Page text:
Vestibular Exercise

Ashley Contreras | 11 April, 2021

            Vestibular Exercise

We exercise our heart, our muscles, and our bones but what about exercise for our vestibular system? The fact is that most people miss this area and for good reason, most people don’t even know what their vestibular system is until it gives them a problem. The vestibular system is an organ that helps with our balance and awareness in space. If you close your eyes, lean to the right and know how far off center you are that is your vestibular system giving you that awareness. Like other parts of our bodies the vestibular system is a system that takes maintenance and benefits from exercises. This knowledge is slowly building in the world of sports performance training as trainers are learning just how integrated the vestibular system is to high level athletes. Whether you have a vestibular issue or are just looking to improve your overall wellbeing this is an area that should not be skipped.

Vestibular exercises can come in 4 forms and be challenged or progressed many different ways. The 4 forms typically come in this order:

  • Eyes move, head stays still
  • Head moves, eyes stay still
  • Eyes & head move together
  • Eyes & head move in opposite directions

An example of these exercises would be looking at your window pane. There are typically 4 corners of the window and 3 lines creating 6 smaller sections. You could start by moving your eyes from corner to corner (eyes move, head still). Then keep your eyes on the center target and move your head to each corner (head moves, eyes stay still). Now move your head and eyes to each of those 6 smaller sections of window (eyes and head move together). Lastly use the middle line across the window pane and move your eyes to the right while your head turns left, then switch at an equal pace (eyes and head move in opposite directions). This covers your basic vestibular exercises stimulating the inner ear to work with your eyes. Now the variations of this could include the speed, timing, coordinating a ball toss, sitting, standing, standing on 1 leg. The combinations are endless and will vary for each person.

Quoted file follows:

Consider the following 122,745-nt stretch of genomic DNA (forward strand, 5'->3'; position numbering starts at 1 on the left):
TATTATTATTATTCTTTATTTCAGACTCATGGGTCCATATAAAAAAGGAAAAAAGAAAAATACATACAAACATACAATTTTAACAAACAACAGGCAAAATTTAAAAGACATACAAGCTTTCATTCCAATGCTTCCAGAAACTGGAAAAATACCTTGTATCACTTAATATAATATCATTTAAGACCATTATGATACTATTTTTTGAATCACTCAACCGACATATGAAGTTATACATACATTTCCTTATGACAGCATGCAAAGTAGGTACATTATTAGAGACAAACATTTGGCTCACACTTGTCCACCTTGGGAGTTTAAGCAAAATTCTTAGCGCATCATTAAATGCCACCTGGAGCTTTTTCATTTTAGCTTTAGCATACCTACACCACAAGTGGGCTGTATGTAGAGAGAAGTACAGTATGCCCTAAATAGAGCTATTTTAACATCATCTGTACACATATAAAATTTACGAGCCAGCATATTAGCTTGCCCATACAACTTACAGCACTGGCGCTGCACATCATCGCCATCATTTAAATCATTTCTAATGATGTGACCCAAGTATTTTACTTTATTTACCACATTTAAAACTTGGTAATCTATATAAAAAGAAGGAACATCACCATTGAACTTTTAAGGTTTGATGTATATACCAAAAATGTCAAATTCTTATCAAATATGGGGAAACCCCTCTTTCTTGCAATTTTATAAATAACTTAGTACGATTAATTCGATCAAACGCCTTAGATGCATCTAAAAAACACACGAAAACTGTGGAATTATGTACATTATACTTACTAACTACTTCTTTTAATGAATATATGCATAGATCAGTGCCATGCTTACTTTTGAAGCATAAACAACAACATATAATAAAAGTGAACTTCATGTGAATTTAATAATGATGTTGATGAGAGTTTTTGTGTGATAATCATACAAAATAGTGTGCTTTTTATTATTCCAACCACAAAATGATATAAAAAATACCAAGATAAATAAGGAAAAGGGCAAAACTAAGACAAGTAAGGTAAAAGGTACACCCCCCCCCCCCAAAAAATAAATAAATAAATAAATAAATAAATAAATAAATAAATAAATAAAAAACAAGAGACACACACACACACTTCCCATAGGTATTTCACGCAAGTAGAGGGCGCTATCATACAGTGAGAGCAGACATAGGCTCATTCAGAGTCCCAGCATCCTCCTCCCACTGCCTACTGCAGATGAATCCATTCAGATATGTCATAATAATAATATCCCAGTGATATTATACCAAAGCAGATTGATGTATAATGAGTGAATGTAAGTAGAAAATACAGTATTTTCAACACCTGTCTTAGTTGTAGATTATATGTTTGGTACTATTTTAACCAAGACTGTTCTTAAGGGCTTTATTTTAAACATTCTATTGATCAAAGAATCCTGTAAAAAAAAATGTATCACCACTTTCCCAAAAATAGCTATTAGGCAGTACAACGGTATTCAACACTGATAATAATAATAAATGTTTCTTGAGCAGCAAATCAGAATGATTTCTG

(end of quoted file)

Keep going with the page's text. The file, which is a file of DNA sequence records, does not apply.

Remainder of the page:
Vestibular exercises are issued by a healthcare professional and are individualized for each person as we have unique systems that function differently. Someone with a known neurological disorder may need one set of vestibular exercises while an athlete looking to improve their game would require a completely different setup. Ultimately the basics are the same though for performing vestibular exercises. The stimuli can be modified many different ways to get varying responses. These exercises can be varied by changing the distance, speed, or position of the person doing the exercises.

Adaptation exercises are those that help to integrate the imbalance between the right and left vestibular organs. This is commonly used when there is unilateral vestibular dysfunction meaning that the right and left vestibular systems are not getting the same information. Performing the exercises will improve the brains integration to allow that to feel normal.

Habituation exercises are those that have you repeat a specific movement so that your response that that movement becomes lessened. This means that if turning around causes your symptoms you will practice turning in a variety of ways with frequent practice to make improvements over time. Another example of habituation exercises would be using virtual reality to treat motion sickness through frequent exposure to moving stimuli.

It is something easy to integrate into your workout routines. If you suffer from dizziness, motion sensitivity, or balance loss you should be working on your vestibular exercises daily to improve those symptoms.